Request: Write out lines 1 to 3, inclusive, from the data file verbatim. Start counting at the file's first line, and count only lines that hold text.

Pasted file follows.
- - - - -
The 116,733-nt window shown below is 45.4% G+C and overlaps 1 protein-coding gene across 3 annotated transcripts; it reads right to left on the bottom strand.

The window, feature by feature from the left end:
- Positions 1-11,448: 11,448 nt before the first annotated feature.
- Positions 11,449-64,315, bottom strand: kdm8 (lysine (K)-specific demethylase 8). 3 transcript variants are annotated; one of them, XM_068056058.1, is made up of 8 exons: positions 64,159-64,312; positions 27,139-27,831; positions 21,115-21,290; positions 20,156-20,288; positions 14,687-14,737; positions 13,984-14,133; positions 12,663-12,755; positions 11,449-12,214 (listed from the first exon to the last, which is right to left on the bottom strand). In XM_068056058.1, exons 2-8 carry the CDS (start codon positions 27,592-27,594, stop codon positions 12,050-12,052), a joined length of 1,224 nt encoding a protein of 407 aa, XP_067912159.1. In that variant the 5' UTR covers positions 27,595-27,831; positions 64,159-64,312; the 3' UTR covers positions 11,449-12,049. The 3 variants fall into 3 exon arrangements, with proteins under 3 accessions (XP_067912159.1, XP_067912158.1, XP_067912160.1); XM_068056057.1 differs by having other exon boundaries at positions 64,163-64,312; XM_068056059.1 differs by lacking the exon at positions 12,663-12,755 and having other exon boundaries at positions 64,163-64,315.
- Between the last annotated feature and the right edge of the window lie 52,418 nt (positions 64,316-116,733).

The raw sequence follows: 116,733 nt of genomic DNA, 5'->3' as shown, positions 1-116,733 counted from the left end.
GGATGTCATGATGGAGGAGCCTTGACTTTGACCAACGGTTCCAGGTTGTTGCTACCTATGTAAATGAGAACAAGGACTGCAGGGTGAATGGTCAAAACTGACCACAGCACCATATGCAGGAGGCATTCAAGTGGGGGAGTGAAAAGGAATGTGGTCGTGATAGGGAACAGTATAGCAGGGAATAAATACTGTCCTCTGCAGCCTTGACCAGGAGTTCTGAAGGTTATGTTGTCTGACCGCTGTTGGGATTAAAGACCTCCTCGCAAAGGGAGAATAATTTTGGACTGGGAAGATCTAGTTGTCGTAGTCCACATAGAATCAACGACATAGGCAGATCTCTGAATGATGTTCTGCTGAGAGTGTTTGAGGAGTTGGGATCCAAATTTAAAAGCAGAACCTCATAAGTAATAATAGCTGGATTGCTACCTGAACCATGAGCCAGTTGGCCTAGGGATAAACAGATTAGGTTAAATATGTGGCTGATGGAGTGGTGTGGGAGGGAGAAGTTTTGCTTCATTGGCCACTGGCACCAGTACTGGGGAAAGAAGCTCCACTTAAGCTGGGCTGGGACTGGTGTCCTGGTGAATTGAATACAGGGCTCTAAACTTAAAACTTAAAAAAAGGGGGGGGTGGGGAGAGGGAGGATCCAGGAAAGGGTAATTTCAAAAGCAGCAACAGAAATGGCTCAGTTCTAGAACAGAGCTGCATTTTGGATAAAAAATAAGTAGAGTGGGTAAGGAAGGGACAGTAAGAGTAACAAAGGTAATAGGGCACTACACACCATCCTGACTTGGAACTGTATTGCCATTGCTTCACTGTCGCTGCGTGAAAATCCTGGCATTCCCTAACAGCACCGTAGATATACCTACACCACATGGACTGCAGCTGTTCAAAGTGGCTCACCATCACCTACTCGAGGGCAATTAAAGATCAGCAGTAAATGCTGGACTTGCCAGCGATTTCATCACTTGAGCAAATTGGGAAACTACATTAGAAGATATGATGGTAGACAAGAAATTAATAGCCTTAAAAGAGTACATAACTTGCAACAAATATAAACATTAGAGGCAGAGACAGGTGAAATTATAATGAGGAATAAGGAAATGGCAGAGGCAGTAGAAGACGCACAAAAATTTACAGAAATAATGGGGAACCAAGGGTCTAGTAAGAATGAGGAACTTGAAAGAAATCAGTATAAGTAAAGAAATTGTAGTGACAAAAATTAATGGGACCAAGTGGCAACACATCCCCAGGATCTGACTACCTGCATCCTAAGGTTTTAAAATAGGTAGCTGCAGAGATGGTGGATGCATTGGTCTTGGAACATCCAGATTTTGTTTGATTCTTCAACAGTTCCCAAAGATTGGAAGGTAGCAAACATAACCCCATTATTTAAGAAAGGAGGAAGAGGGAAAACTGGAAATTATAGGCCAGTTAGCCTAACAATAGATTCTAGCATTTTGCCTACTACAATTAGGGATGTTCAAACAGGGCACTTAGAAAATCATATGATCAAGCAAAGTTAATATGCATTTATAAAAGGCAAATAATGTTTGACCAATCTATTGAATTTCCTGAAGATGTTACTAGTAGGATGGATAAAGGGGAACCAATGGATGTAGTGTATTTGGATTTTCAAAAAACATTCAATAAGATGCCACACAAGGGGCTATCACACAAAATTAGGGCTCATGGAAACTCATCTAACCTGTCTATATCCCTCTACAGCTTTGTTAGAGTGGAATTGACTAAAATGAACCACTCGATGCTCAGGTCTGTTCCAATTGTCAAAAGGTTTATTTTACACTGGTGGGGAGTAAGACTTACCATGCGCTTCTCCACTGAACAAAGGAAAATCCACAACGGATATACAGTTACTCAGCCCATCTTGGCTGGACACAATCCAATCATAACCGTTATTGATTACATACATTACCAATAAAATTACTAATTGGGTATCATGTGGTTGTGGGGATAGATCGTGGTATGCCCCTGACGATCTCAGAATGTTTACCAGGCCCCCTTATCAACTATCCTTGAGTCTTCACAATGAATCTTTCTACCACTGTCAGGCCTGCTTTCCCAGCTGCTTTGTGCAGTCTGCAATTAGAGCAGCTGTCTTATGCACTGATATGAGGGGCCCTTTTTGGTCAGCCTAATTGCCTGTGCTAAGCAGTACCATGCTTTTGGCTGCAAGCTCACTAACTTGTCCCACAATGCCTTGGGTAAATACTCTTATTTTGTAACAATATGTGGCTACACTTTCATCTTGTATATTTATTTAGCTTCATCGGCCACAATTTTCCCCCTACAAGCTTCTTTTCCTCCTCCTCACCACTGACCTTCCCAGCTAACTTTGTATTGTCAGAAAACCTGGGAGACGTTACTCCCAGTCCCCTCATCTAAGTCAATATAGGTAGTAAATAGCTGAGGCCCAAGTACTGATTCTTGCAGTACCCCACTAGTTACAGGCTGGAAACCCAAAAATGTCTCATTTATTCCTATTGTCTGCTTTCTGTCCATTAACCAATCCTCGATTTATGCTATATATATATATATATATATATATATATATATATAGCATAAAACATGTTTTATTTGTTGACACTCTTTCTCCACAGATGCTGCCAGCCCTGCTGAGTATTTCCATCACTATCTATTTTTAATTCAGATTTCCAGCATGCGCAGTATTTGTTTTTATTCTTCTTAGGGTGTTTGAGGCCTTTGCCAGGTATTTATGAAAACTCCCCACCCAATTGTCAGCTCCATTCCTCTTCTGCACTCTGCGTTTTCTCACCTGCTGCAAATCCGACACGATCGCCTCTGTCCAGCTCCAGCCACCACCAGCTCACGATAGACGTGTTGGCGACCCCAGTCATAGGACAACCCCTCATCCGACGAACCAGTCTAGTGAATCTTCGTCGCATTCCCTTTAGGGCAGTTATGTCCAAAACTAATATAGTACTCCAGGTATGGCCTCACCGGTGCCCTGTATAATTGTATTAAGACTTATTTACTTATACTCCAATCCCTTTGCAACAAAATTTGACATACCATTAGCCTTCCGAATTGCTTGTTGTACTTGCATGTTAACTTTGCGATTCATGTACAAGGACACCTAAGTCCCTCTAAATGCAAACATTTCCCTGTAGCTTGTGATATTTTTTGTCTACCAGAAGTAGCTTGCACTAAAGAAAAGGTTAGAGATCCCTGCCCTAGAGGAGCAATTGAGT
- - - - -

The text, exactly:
The 116,733-nt window shown below is 45.4% G+C and overlaps 1 protein-coding gene across 3 annotated transcripts; it reads right to left on the bottom strand.

The window, feature by feature from the left end:
- Positions 1-11,448: 11,448 nt before the first annotated feature.